Law is staging its own version of "every kid gets a trophy." Its award season is longer than baseball's, and the list of award categories rivals the Oscars. Every week, all over the globe, the legal industry throws gala dinners to celebrate its "innovators," "visionaries," and "pioneers." These gatherings afford attendees a chance to dress up, schmooze with peers, feel important, and convince themselves that their industry is performing splendidly. Legal providers are hearing "Celebration" while for buyers it's "I can't get no satisfaction."
Two major UK-based law firms, Allen & Overy (A&O) and Addleshaw Goddard (AG), have both announced new career paths to help them to adapt to legal tech's impact. Both initiatives are a clear indication of the growing importance of legal technology, in terms of showing the need for law firms to have the right skillsets internally and that legal tech capabilities have moved far beyond'operational' needs of just'keeping the lights on' and have now moved front and centre in terms of strategic growth planning for law firms. Machine learning/NLP tools are clearly part of this movement given that they can help in the direct production of legal work, such as via review, but legal tech's impact also includes a whole new wave of technology that connects to risk and compliance analysis, litigation prediction, contracting automation tools, smart contract and blockchain technology, and a range of incremental changes to more well-developed tech such as DMSs and collaboration platforms. In short, there is now so much new legal technology having an impact on how lawyers operate on a day to day basis and most importantly how they actually produce work that the more forward thinking firms are adapting their recruitment and career paths to meet these needs. This is all the more important when one considers that the clients are becoming increasingly savvy to the benefits of this'new means of production', leaving law firms that want to retain market position little option other than to adapt, while this market change is also offering early adopters the chance to compete more effectively against rivals in the legal market.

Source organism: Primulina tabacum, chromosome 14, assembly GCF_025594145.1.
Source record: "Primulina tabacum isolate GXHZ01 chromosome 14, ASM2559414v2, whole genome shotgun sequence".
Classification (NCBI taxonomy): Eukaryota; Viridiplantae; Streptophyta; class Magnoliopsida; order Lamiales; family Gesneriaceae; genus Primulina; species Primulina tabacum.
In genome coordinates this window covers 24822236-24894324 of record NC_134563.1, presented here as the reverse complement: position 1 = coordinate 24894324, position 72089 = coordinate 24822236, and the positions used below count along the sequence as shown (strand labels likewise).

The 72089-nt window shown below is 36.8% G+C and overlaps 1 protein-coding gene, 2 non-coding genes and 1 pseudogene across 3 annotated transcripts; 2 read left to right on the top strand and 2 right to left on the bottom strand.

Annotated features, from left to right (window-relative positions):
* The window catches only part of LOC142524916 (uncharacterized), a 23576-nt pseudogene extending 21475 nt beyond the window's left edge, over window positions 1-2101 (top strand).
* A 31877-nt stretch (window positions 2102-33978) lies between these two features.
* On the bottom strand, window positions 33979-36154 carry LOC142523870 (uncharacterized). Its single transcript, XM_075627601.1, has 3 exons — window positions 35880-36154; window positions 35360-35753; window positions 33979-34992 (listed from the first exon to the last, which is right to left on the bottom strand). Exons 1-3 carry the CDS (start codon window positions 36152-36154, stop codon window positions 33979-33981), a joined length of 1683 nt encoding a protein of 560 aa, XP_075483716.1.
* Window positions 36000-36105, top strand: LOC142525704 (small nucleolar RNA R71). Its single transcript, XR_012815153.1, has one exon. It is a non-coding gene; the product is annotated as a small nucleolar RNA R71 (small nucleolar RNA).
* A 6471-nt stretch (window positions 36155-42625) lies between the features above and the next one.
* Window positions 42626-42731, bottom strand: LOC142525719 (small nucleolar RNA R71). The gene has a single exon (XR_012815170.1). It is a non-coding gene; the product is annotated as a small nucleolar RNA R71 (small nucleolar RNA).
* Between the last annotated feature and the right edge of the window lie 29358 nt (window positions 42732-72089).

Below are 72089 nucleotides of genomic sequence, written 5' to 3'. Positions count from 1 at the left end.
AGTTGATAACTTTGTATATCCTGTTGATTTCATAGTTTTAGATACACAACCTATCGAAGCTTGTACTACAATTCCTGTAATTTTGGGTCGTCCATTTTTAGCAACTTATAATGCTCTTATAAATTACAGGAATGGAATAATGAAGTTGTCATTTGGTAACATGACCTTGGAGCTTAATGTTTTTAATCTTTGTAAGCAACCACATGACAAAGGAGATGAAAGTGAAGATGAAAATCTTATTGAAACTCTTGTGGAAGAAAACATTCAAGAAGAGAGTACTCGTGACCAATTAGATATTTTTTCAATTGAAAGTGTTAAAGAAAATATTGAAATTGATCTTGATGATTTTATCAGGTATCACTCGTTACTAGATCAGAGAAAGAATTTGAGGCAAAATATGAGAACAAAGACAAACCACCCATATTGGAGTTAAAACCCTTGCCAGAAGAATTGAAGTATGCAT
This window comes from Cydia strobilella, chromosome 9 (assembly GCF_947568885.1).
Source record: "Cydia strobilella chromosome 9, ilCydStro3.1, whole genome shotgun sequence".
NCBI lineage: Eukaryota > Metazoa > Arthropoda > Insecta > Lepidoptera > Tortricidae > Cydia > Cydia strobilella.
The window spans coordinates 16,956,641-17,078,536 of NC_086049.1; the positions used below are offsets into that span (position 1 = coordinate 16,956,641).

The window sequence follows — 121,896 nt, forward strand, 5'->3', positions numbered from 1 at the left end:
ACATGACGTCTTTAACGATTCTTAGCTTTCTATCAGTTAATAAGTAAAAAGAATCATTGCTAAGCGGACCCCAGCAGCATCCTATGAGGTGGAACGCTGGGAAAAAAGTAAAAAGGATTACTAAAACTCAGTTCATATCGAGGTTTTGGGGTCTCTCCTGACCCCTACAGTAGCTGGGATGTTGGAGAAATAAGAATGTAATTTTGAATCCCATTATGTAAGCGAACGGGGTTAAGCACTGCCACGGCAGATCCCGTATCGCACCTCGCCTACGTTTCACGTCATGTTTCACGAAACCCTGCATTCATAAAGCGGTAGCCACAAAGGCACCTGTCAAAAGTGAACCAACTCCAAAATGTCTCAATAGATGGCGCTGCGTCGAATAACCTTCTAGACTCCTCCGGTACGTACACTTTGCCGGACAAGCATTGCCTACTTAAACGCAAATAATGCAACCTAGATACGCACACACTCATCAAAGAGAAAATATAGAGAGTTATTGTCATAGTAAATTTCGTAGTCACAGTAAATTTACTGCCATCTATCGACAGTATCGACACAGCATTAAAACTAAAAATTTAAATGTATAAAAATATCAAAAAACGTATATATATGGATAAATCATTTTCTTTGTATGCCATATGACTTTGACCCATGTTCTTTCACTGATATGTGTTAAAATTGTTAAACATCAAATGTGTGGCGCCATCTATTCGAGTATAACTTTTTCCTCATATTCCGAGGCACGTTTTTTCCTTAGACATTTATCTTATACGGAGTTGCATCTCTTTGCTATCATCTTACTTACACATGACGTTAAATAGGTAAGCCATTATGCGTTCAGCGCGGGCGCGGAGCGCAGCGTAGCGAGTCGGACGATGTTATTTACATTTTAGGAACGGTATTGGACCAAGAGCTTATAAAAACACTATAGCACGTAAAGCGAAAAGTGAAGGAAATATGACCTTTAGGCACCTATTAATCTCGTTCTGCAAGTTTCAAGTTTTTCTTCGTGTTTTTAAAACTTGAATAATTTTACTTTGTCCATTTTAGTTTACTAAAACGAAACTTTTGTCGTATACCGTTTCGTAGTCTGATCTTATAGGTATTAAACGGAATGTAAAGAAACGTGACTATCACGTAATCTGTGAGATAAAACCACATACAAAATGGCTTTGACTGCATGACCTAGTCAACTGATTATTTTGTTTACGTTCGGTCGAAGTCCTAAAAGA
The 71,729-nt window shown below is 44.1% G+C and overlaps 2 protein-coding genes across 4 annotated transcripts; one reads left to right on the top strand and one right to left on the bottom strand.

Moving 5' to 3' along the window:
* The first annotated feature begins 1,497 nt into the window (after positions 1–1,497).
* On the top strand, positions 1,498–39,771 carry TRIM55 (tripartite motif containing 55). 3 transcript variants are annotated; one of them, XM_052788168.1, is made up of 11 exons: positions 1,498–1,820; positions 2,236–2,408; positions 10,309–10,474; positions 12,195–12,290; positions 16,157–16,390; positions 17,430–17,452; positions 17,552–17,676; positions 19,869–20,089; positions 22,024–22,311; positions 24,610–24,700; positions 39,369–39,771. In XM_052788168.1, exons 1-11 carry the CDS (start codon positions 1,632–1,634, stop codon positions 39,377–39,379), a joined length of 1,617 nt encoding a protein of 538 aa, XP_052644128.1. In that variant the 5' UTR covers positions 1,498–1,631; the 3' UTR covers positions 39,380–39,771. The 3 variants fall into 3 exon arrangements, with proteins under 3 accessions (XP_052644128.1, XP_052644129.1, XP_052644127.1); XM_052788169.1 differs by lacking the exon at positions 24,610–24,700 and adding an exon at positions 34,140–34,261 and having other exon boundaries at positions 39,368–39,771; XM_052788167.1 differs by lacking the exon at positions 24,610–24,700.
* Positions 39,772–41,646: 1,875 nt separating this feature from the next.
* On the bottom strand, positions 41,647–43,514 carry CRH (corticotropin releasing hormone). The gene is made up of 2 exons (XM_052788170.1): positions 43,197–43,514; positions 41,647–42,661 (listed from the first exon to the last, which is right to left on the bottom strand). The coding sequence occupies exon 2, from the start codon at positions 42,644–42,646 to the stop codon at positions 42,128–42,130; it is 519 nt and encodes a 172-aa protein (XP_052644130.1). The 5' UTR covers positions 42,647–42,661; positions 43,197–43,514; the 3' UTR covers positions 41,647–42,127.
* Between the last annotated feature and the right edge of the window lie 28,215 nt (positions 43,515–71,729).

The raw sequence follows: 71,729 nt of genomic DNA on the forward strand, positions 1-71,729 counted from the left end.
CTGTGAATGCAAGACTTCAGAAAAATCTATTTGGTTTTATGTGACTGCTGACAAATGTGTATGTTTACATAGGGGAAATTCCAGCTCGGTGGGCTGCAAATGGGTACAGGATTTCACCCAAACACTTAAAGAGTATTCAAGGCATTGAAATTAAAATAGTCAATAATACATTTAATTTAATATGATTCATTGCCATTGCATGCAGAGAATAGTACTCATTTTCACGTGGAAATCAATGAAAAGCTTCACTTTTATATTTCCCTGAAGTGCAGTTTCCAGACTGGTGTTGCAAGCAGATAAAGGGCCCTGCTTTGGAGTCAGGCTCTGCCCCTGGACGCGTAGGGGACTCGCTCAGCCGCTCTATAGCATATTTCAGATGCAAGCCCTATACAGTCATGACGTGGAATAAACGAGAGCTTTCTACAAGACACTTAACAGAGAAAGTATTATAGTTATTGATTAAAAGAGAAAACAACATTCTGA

The Center for the Study of the Legal Profession at Georgetown University Law Center and Thomson Reuters Legal Executive Institute recently released their 2017 Report on the State of the Legal Industry. 'The Georgetown Report,' as it's commonly referred to, confirms that corporate legal buyers are directing more work away from large law firms, electing to take it in-house or to legal service providers (read: alternatives sources to the traditional law firm partnership model). The Report provides a broad range of data confirming weaknesses in the traditional model: flat demand for law firm services in a market with growing demand; shrinking leverage (one of the cornerstones of the BigLaw model); reduced realization; intense competition; and the failure of most law firms to innovate in a market demanding it. The Report also cites growing market segmentation among law firms with about 20 pulling away from the pack once collectively called'the AmLaw 200' and later'AmLaw 100.' It also notes that clients are increasingly sending work "down market" to smaller firms with specific expertise and lower rates.
Give us your feedback Thank you for your feedback. Parker's first day at work at the law firm Norton Rose Fulbright in Australia involved 1,000 conversations with potential clients. Even the most super-energetic young lawyer would normally manage only a fraction of that but Parker is, of course, a chatbot -- a computer program that simulates human conversation. The new recruit is a prime example of how law firms in Asia-Pacific are experimenting with artificial intelligence to improve efficiency. Chatbots, which use AI to answer simple questions from people wanting to learn more about a subject, are already being adopted in industries ranging from banking to medicine.
This is the age of the customer. The asymmetrical advantage that sellers long held over buyers is gone. Consumers have access to market information and choice that has transformed the buy-sell dynamic. Social media provides them with a reference source and a voice. The balance of power has shifted from the supply to the demand side.